Happy spring, everyone! Last year at this time, I had asked everyone to review some plans that they had drafted to address several areas in your lives: emergency plans, financial plans and health care plans.
It’s time to go back, pull them off the shelf and take another look. How did you do? Where do you need to make changes and how are things different in your life today that impact what you had planned?
One area that I didn’t touch on was that of mental health. We are all faced with numerous challenges that come at us in our lives with varying degrees of stress. How we deal with that stress is critical to our health and well-being.
As we are all unique, so too can be how we each cope. I have always told my children, “Don’t sweat the small stuff,” hoping that when their plans didn’t follow through, they can still enjoy the experience. There are many healthy outlets that you can use to help deal with stress. Call a friend, reach out to a neighbor, take a walk or if you are anything like me, clean!
Especially this time of year, I feel a need to clean. If you are overwhelmed with this thought, you are not alone. Everyone has anxiety over sorting and letting go of valuables, whether they are monetarily high or emotionally connected.
One way that I try to work through both the amount of clutter that seems to multiply in my home each winter is to set up a three-bin approach. The first one I set one up for junk, and that always is easy to fill. Anything broken (and not recyclable) gets tossed out. When I was younger, I used to think that I should save something to fix later. Then 20 years later when I moved, it was still in a box in the back of the closet. So now, I just let it go.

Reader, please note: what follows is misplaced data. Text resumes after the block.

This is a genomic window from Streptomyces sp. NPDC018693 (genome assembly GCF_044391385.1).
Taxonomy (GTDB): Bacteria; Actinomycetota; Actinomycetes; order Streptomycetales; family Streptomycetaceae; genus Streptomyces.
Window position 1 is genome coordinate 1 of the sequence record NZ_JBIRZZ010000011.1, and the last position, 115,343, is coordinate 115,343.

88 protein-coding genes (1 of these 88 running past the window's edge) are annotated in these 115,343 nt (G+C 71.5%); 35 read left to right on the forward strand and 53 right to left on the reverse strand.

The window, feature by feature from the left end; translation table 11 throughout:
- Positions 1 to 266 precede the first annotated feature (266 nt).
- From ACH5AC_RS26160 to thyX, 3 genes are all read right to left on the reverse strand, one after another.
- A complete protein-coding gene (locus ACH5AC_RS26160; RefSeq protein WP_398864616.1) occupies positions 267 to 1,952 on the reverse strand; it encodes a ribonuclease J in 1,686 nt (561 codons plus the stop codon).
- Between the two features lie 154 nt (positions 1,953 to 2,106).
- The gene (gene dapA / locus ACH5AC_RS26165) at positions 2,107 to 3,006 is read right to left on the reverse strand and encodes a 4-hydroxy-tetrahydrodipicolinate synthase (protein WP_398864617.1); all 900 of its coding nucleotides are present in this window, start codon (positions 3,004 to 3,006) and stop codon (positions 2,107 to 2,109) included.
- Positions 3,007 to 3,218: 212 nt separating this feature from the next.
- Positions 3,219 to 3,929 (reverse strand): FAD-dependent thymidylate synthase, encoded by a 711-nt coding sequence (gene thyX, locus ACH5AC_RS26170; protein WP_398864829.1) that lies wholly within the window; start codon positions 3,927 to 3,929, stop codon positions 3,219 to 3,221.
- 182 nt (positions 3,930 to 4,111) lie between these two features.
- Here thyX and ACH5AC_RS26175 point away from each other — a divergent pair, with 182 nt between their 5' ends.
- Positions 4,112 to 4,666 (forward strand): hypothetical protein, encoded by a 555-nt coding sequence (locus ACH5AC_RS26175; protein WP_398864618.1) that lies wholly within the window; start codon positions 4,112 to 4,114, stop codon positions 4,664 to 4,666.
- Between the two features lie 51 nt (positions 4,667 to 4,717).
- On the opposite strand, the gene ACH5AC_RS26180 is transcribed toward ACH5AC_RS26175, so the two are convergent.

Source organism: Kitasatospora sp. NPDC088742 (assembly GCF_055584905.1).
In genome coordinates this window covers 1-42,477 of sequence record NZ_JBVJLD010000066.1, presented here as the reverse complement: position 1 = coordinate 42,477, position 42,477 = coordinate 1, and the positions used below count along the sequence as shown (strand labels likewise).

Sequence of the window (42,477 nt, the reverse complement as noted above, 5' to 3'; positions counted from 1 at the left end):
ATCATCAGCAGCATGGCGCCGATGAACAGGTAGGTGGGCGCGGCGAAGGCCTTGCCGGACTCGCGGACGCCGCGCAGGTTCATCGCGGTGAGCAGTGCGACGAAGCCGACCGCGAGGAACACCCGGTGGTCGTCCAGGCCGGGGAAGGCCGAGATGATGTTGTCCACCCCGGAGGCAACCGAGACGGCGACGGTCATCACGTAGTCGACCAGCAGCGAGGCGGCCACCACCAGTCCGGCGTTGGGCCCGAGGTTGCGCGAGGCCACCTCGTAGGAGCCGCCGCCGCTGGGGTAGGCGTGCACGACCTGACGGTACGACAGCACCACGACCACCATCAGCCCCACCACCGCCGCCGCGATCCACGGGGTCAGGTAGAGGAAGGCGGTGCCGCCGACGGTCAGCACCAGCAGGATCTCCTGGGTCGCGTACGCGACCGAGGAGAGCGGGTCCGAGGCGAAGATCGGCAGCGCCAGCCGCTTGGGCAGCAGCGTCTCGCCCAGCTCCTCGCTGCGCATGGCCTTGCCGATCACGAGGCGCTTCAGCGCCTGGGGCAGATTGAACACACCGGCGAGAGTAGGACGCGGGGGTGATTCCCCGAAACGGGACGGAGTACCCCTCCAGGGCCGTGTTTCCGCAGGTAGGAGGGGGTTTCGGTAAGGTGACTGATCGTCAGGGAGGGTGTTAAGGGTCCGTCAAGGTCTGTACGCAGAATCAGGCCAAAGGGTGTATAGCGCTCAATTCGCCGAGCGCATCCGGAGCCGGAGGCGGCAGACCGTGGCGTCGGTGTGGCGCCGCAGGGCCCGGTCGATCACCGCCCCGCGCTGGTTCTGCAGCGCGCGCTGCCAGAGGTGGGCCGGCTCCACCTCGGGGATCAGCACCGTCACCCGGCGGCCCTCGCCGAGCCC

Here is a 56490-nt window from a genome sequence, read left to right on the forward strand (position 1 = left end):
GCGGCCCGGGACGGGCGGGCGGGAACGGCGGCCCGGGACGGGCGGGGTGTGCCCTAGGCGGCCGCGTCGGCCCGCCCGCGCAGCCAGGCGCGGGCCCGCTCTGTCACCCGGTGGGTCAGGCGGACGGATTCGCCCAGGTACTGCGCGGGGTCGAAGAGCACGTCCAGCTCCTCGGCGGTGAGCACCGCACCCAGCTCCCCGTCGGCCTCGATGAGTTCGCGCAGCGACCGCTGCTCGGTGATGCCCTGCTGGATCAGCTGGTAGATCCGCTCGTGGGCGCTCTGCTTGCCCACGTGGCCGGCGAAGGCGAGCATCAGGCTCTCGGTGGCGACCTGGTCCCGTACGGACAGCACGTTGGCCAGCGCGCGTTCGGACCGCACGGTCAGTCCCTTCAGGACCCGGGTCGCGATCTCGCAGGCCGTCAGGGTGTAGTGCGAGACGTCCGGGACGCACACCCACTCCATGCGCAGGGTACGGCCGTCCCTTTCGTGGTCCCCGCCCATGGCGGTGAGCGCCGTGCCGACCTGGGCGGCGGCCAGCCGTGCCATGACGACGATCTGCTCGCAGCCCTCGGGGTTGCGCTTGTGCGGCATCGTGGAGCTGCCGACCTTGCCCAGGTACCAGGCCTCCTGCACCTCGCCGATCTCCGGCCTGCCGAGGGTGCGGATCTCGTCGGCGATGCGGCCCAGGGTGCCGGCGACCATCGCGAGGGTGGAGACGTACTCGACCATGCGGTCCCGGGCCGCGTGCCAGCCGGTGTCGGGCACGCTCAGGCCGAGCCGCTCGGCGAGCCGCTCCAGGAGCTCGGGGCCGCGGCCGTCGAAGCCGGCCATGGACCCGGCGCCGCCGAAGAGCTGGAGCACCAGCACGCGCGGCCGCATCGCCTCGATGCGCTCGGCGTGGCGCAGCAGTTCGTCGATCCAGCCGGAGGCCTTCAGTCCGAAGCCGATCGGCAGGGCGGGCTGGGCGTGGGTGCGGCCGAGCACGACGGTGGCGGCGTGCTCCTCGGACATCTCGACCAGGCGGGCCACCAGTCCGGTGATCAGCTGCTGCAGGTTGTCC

The other two bins are labeled “Donate” and “Keep with a Purpose.” My donate bin tends to have sub-piles: one for local organizations’ yard sales and one to family and friends. This bin is a bit more challenging as I try to pass on items that I have not used in the last year. When I pick up each item, if no one close to me has admired it or asked to borrow it, I place it in the yard sale pile. If items have been admired by more than one person, I find myself sorting those as well. When I do pass these on, I usually let that person know that when they are done with it, to pass it on to the other interested party. This makes a nice way for all to share.
The last bin is definitely the most challenging bin. I used to just make those items “keepers,” but found they collected dust for yet another year. Now the “keep” bin must have a purpose. There really is no need for 10 vases, so I have counted the areas where each could go and not get in the way, and now that is my limit. Twenty towels are not necessary either for my family, so I count out my favorite 10 and the rest go on.
It is really about how much you feel your family needs of any one type of item. Try to be practical and look at your storage capability and your daily need. If an item is placed into the Keep for a Purpose bin, I make sure it is used for a purpose. Pool towels (and only a maximum of five) go in the basket by the back door. Seasonal decorations are limited and stored in the sorted box in the basement. Each piece kept must have enough value to take up the precious space I have in my home.
I have found that I feel so much better when I can easily find what I need and still move easily around my home.
I wish everyone a happy spring season. May you be happy and well.
Nancy Dingee is director of the Schoharie County Office for the Aging. ‘Senior Scene’ columns can be found at www.thedailystar.com/seniorscene.